Review by Christiana Molldrem Hakulich of “Urinetown”: American Legacy Theatre and TMU Villa Players
In the opening moments of â€œUrinetownâ€, Officer Lockstock and Little Sally talk about all the things that can kill a show, including a bad title (which of course, this musical has). Mark Hollman and Greg Kotisâ€™s â€œUrinetownâ€ has been proving that warning wrong since its Tony-Award-winning Broadway run in 2001.Â Thomas Moore University Villa Players and American Legacy Theatreâ€™s co-production continues that tradition with their funny and bold performance at the Benedictine Library Theatre on Thomas Mooreâ€™s campus. The signage isnâ€™t great for finding the theatre on-campus, but itâ€™s well worth the hunt.
At its heart â€œUrinetown: The Musicalâ€ is a fable of what happens when capitalism and resources run their course and the water table erodes. In this set of circumstances, how will people pee? Itâ€™s written in a Brechtian style, often pausing the action to comment on it. It is very metatheatrical, which is the basis of many of the jokes. Hollman and Kotis initially got the idea for the show while travelling around Europe in the 1990s and needing to pay a fee to use the public toilets in train stations. As climate change is continually in the news, the warnings of â€œUrinetownâ€, however comic, make the musical even more timely.
Greg Procaccino does an excellent job staging this musical on the deep thrust stage; the audience on every side has a good view of the action. Much acclaim should also be given to Sam Devlin, who is listed as the Technical Director, but was also the designer of the space. The brilliant transitions that Devlin and Procaccino worked out added to the laughter, and were some of my favorite parts of the show.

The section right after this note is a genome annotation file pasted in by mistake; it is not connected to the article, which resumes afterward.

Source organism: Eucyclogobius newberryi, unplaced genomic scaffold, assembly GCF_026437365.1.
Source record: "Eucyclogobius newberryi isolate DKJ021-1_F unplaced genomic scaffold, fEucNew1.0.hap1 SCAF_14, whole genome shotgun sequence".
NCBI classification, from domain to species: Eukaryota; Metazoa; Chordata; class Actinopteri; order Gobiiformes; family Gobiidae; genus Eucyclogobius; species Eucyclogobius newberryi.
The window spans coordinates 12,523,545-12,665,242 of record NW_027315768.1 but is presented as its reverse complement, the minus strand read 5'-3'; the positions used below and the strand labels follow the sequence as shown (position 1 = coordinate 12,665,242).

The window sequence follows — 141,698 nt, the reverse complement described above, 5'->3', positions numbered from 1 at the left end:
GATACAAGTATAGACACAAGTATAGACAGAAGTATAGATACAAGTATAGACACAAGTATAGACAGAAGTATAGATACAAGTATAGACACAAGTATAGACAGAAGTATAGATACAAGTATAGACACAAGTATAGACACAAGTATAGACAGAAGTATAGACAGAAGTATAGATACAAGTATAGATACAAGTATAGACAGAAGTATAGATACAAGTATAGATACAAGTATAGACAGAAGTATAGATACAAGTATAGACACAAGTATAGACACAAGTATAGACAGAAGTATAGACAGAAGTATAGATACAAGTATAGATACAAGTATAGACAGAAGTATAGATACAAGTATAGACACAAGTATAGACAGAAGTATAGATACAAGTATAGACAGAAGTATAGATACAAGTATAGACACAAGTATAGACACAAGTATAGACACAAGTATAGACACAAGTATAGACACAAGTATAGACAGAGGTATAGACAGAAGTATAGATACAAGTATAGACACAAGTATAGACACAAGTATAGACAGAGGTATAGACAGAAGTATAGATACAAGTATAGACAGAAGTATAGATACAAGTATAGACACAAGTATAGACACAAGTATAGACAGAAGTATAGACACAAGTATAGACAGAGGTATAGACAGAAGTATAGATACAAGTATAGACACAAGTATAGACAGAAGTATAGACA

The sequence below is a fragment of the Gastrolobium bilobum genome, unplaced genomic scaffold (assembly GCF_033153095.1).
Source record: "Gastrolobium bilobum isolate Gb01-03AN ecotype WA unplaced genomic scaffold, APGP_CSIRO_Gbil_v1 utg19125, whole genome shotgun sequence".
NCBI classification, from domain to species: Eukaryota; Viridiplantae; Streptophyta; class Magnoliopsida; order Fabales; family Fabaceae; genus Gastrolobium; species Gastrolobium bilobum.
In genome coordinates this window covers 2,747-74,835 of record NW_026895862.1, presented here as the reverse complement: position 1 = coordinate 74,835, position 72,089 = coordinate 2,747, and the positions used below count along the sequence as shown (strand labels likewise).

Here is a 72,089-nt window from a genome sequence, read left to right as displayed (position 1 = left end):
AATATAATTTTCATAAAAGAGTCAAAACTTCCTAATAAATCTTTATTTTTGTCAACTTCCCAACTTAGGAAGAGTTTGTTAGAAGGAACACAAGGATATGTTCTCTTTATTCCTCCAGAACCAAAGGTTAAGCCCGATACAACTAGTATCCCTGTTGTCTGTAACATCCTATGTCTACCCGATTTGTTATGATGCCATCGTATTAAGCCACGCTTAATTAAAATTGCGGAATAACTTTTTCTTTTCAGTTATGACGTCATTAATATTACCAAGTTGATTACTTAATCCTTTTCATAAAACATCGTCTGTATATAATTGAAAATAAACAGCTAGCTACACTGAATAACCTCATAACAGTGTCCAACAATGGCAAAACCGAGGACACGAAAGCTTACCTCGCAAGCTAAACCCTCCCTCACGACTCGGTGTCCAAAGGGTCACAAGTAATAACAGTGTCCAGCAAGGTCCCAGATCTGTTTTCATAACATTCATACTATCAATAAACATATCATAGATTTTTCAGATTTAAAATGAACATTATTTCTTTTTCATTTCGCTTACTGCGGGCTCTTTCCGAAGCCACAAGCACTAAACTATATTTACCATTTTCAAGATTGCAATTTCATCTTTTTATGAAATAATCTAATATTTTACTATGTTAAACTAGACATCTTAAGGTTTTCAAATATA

There is a strong talent pool at Thomas Moore University for
this production with lots of strong voices that are well-suited to this
production. Only about half of the students on stage are theatre majors. Of
particular note are Little Sally (Elizabeth Butler), Penelope Pennywise (Lena
Bauer), and Officers Lockstock (Joseph Waterbury-Tieman) and Barrel (Jordan
Zulli). Lockstock and Barrel play well against each other and leaned in to
jokes, including an especially funny bit involving a shovel. Butlerâ€™s Little
Sally is brassy and insightful, and she serves the play well as the audienceâ€™s
guide into the action. Bauerâ€™s Pennywise is gruff and her belt is strong. The
lovers, Bobby Strong (Nick Godfrey) and Hope Cladwell (Natalie Beaulieu) carry
their roles well, although they both miss some of the jokes in the script.
Kiernan Caseyâ€™s villainous Caldwell B. Cladwell could be a bit more sinister,
but ultimately hits the mark.
The Ensemble particularly shines in this production. The choreography of Kate Altieri, and student choreographers Alesha Miller and Katherine Walton, is fun and thoughtful, especially in the second act opening number â€œSnuff That Girlâ€. I also enjoyed that because of the staging, the ensemble was often commenting and responding the action directly to the audience. â€œUrinetownâ€ is a thoughtful and very engaging musical. Co-produced by Charmin, it runs for one more weekend at Thomas Moore University and is well worth the trip! Tickets can be purchased here https://www.americanlegacytheatre.org/on-stage